"It's awful heartbreaking," Monninger said. "This has got me really upset."
Monninger, who owns D&B Produce and Farm Machinery Inc. on Greensburg Road, said he's called the Washington County SPCA and was told they couldn't do anything about the situation. He also called the Maryland State Police, who referred him to the Maryland Department of the Environment.
"There are people out here killing animals one right after another and they don't do nothing," Monninger said.
He said he's tired of waiting for someone to help him.
He's offering a $1,000 reward for information about who or what is poisoning his cats.
Washington County SPCA Executive Director Shelly Moore said Monninger, not someone else, would be at fault if his cats are leaving his property.
"If he's allowing these animals to run at large, he's violating the law. It's really the pet owner's responsibility to make sure their animals aren't exposed," she said.
Moore said that although it's not wise to have antifreeze sitting around, it's not illegal. Antifreeze tastes sweet but can be fatal to pets, she said.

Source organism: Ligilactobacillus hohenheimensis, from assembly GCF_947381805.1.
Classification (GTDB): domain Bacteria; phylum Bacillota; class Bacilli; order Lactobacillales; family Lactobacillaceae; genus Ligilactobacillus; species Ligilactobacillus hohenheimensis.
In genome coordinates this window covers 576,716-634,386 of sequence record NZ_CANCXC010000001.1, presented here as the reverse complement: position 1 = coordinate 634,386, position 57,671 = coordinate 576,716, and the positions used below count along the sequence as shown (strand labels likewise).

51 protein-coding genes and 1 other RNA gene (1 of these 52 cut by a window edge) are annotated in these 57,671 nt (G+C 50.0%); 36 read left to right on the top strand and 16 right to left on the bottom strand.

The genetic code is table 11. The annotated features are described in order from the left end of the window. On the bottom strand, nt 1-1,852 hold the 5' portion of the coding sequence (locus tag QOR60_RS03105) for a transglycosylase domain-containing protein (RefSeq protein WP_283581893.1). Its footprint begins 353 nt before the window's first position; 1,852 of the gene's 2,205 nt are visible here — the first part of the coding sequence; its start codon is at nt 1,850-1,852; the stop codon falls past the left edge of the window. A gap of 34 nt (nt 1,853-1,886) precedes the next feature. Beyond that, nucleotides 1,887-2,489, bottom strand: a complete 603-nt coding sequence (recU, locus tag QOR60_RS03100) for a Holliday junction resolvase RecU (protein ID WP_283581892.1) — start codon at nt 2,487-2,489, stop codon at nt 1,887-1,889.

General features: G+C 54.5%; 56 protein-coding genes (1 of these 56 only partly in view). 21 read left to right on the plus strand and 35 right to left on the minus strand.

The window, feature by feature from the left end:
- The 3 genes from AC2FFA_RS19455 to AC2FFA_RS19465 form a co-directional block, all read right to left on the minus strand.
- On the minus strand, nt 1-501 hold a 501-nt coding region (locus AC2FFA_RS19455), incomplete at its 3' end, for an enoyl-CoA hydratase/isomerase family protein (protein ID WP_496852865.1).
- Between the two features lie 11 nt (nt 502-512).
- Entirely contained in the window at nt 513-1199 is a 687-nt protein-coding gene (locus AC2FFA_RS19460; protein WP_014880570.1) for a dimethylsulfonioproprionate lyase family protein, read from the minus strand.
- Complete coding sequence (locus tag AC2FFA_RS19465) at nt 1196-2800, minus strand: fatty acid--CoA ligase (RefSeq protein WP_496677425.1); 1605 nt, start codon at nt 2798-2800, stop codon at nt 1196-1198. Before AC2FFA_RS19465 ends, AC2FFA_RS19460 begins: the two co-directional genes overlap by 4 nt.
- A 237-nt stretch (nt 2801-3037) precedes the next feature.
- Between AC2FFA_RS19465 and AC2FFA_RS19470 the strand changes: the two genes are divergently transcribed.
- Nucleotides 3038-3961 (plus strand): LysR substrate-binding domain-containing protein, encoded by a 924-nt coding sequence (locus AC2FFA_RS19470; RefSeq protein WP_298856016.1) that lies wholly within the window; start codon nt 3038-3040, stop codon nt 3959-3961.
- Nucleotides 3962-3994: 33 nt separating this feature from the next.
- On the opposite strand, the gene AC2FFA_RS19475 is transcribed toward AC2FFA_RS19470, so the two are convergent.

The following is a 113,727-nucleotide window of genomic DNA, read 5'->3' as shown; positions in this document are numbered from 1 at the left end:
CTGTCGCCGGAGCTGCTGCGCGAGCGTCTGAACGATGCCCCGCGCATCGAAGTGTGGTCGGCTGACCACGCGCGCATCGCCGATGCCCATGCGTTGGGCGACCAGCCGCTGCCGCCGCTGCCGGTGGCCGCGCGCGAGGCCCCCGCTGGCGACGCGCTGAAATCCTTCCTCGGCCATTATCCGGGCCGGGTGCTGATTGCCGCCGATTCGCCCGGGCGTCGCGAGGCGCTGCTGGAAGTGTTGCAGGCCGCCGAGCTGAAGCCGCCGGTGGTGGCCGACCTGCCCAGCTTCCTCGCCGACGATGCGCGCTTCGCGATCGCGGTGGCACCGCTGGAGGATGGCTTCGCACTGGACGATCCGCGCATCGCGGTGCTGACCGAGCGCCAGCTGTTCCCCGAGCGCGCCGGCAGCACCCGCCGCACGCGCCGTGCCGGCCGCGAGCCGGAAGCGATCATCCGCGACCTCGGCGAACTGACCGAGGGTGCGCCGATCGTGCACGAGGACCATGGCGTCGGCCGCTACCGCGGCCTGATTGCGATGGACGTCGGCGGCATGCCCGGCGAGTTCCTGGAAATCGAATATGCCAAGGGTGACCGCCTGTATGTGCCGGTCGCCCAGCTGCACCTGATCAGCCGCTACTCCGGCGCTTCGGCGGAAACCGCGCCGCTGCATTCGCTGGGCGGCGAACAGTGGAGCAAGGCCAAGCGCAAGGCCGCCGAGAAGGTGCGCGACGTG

"What we can do is to try and educate the community," she said.
In addition to confining their animals, she said pet owners should check under their cars to make sure the vehicles aren't leaking antifreeze. A pet-safe antifreeze called Sierra is available, she said.
Animals that die mysteriously should be taken to a veterinarian to determine the cause of death, she said.
Monninger said it costs $400 for a vet to do an autopsy on a pet - a price he says he shouldn't have to pay.
Monninger said his will had designated that $10,000 go to the SPCA but said he's cut the agency out since it hasn't helped him.
"If I suspect you have antifreeze on your property that's killing animals, why shouldn't the law come and check you out?" he said.
"I spent a lot of money on my animals. I'm an animal lover. Whoever is out here doing this is tearing me up," he said.